A Liberal MPP has introduced a private member’s bill in Queen’s Park that could force Ontario drivers who use cash to pay for gas up front.
Mike Colle drew up the proposal after a driver hit and killed a gas station attendant, 44-year-old Jayesh Prajapati, in Toronto last weekend.
Prajapati had been trying to stop the suspect, Max Edwin Tutiven, after he filled up his tank with about $113 worth of gas and allegedly left without paying. Tutiven, 39, is wanted for second-degree murder, and police say he may be in Montreal.
Colle’s bill, which he calls Jayesh’s Law, would change the Employment Standards Act to include stricter definitions and increase fines for employers who make attendants cover the cost of thefts. It would also force the approximately 30 per cent of drivers who pay cash to start prepaying for gas and change the Highway Traffic Act so those convicted of gas theft would have their driver’s licences suspended.
“We are trying to let people know that perhaps out of this horrific death, there might be an opportunity to prevent future deaths of this kind,” Colle said at a news conference Thursday at the Ontario legislature. “So out of an awful evil, might come some good.”
Members of Prajapati’s family, including his sister, brother-in-law and 11-year-old son were also on hand for the announcement.
“Jayesh was a hardworking family man who was so proud when he became a Canadian citizen and he loved Canada,” his sister Vipa Prajapati said. “I hope that there is some good that can come out of Jayesh’s death.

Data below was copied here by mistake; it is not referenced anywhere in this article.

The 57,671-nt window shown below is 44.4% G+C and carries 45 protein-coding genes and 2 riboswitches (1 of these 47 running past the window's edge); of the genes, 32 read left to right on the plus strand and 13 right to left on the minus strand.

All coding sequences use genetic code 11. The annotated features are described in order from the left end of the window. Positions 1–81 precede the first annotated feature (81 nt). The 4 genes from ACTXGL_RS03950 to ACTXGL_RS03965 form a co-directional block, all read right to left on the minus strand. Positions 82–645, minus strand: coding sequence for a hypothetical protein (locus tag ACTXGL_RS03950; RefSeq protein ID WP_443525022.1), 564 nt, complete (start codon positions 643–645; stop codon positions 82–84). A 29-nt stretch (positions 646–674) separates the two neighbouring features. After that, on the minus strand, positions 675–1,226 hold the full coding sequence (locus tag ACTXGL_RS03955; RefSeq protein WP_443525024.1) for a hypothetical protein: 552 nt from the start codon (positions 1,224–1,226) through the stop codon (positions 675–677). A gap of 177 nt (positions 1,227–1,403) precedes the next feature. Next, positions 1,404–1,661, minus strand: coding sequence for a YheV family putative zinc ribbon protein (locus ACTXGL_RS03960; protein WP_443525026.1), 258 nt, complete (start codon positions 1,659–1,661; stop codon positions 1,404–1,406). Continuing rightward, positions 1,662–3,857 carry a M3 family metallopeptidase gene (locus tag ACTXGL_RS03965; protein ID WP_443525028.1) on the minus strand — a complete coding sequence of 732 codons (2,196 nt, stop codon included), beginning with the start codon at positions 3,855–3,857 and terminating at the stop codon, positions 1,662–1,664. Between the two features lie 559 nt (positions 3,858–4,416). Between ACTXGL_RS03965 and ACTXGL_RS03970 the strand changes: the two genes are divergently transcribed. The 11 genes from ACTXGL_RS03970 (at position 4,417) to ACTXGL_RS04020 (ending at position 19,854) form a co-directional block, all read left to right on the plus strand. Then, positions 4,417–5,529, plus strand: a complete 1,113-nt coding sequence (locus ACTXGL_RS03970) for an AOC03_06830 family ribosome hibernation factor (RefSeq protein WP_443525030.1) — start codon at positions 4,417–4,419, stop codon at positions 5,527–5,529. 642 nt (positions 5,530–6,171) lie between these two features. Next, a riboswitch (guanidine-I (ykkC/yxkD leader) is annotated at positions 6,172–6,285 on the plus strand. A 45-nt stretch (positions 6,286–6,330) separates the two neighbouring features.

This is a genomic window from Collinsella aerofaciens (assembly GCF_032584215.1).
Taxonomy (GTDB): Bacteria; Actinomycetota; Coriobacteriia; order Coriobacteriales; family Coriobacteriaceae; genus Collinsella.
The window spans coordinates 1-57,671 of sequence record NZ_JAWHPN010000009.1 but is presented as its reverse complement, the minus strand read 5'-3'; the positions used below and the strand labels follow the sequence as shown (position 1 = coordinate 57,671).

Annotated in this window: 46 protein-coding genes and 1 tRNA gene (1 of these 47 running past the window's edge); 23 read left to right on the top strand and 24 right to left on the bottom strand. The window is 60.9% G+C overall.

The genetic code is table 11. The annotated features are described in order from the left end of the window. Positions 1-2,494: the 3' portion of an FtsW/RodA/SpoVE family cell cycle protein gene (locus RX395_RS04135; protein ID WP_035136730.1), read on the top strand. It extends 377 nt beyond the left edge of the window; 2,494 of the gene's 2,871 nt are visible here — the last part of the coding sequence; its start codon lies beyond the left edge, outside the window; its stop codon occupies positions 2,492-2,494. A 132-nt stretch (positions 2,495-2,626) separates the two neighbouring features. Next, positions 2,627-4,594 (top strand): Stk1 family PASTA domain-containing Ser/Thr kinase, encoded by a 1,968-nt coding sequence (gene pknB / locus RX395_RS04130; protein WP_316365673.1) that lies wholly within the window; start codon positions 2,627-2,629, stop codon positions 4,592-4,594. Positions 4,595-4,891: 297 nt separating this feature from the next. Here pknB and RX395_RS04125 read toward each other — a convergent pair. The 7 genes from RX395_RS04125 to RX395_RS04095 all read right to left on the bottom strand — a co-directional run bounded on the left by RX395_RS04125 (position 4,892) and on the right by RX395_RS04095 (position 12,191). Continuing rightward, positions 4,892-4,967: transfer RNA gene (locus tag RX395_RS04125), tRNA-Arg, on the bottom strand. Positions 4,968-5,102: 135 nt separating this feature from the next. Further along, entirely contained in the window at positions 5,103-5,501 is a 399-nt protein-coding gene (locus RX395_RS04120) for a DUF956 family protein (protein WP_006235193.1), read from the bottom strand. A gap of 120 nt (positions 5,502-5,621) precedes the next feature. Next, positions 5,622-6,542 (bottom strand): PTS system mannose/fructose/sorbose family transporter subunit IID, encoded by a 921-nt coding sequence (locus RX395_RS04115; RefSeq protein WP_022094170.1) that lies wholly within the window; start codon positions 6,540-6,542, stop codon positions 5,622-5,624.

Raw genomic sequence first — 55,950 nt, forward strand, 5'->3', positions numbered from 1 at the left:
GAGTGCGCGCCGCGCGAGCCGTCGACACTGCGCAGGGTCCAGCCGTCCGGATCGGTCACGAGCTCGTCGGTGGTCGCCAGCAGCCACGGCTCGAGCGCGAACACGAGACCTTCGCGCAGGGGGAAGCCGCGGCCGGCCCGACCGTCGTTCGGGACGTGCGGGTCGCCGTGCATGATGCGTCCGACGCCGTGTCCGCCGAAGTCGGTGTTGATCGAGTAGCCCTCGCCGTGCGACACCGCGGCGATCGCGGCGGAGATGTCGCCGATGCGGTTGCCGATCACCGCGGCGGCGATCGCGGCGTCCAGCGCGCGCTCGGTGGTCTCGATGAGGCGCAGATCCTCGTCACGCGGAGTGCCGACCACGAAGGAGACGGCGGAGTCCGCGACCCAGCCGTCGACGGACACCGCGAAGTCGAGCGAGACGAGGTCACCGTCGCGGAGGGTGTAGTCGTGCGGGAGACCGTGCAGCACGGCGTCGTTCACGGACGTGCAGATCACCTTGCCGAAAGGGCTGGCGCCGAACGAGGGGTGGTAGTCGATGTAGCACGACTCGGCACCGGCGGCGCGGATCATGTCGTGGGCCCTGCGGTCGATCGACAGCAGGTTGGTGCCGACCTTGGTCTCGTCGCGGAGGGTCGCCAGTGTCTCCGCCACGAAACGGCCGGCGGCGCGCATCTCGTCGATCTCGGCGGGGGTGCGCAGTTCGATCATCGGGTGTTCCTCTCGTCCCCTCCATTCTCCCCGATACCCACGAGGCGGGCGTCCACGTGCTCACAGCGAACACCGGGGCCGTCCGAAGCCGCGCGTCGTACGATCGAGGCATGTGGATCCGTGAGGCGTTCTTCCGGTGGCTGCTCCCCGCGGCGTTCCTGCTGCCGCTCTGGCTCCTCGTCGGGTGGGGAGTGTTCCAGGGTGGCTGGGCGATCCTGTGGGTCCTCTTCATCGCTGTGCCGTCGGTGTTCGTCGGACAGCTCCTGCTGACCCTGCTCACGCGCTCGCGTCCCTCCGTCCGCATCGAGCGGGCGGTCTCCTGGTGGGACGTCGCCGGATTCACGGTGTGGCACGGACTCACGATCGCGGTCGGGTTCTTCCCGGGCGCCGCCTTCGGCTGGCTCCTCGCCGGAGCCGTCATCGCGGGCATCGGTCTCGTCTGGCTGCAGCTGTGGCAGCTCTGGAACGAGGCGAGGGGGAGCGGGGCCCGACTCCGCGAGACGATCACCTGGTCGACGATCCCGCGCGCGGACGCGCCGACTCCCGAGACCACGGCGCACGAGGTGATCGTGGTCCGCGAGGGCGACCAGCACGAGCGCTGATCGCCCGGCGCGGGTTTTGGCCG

“That is why my family is so happy to see this law proposed in Jayesh’s name. We hope the law will pass so that other gas station attendants do not have to lose their lives.”
A trust fund has been set up for the victim’s family.
Since July, York Region has investigated 300 gas-and-dash thefts, which officers say happen more often whenever the price of gas goes up.
The issue of gas theft also came up last year when a station attendant in Mississauga died after trying to stop a driver from leaving without paying.
In 2008, British Columbia instituted a pay-first policy and named it Grant’s Law after Grant DePatie, a man who was dragged to death while trying to stop a $12 gas-and-dash.
Prepayment is also common at gas stations in the United States.
“I think it’s well worth the inconvenience … to stop this horrendous practice that endangers people’s lives,” Colle said.
“We’re talking about two deaths in the last year and a half. We’re talking about thousands of these that occur. No prosecutions, no police action, and it’s repeated over and over again, putting people at risk.”
With files from The Canadian Press